Like most deals, it takes the passage of time to assess whether it was 'good or bad'... same with Brexit.
It's often the broader strategic effect that's way more important and impactful than short-term measures such as currency values, the stock market (as in the case of Brexit), or returns to shareholders, share price etc.
For what it's worth - and with the benefit of hindsight - here are my top three tech deals of all time:
- Microsoft acquired QDOS in 1981 for $25,000 from Seattle Computer Products. This, in turn, effectively gave them the license for the operating system for IBM and other PC's across the world - paving the way for Windows, Office etc. and allowing the company to grow into the $1.7TN entity it is today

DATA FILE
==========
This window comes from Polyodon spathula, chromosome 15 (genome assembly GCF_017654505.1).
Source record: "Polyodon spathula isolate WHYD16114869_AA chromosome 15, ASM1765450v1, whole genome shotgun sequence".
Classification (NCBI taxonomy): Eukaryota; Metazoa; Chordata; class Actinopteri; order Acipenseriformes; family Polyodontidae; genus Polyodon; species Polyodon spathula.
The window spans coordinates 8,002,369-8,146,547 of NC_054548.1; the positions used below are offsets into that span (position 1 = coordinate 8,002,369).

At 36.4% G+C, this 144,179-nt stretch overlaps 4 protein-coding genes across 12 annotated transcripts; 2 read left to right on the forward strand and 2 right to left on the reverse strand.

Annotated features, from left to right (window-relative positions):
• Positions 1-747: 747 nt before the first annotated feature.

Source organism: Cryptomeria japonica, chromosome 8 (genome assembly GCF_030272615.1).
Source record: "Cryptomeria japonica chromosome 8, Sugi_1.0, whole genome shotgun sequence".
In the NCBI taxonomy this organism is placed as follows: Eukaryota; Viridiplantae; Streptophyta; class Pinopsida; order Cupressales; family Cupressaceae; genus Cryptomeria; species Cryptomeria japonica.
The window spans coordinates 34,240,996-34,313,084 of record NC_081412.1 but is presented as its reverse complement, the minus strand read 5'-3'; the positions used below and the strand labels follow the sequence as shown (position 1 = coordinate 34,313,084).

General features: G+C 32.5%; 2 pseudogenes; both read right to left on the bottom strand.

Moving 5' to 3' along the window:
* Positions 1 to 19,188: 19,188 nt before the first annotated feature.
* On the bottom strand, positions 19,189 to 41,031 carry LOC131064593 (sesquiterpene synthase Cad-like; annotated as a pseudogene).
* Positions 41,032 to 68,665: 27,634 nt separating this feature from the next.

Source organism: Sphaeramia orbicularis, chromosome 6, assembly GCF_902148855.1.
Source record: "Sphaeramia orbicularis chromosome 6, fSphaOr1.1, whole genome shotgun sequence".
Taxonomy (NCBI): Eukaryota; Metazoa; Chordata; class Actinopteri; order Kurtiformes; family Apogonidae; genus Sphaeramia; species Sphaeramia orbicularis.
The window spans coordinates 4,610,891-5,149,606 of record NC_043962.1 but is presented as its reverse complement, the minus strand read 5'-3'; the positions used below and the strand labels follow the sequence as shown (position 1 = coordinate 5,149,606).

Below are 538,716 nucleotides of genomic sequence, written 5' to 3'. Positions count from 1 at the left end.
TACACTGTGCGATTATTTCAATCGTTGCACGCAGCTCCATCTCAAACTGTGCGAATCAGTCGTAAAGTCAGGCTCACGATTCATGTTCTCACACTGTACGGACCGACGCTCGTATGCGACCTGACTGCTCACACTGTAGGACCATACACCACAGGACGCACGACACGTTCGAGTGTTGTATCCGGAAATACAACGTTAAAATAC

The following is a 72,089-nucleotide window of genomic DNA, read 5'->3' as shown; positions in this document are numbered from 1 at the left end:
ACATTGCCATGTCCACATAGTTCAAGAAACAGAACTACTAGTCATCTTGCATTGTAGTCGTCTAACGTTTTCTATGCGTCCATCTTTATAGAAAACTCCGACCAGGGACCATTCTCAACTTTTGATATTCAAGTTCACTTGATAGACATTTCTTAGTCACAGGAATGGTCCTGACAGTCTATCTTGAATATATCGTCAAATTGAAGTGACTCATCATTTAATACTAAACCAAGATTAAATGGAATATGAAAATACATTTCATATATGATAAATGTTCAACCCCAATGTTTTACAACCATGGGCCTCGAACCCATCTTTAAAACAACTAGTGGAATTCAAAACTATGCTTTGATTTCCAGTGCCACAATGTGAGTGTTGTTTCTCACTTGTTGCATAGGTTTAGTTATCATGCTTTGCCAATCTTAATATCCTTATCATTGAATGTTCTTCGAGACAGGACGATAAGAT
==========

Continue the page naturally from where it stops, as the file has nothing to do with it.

- Google bought Applied Semantics in 2003 for just over $100M (the year before their IPO). Applied's algorythms provided the engine for what we now know as AdSense, and enabled Google to bolster their offering with subsequent smart aqusitions such as AdMob and DoubleClick... propelling them to dominate the search advertising industry
- Apple snapped up NeXT for around $400M in 1997, bringing the founder Steve Jobs back into the fold. Shares were then trading for $3.50. Following stock-splits, you'd now have 112 shares for each of those - currently worth around $130 a pop ('do the math'). The IP in NeXT, as well of the driving force of Jobs, underpinned the re-boot of Apple
Have a Happy Christmas and New Year - as great as you can under current circumstances - and I look forward to catching up with you in 2021!
(and let me know if I missed one... Facebook/Instagram was next on my list...)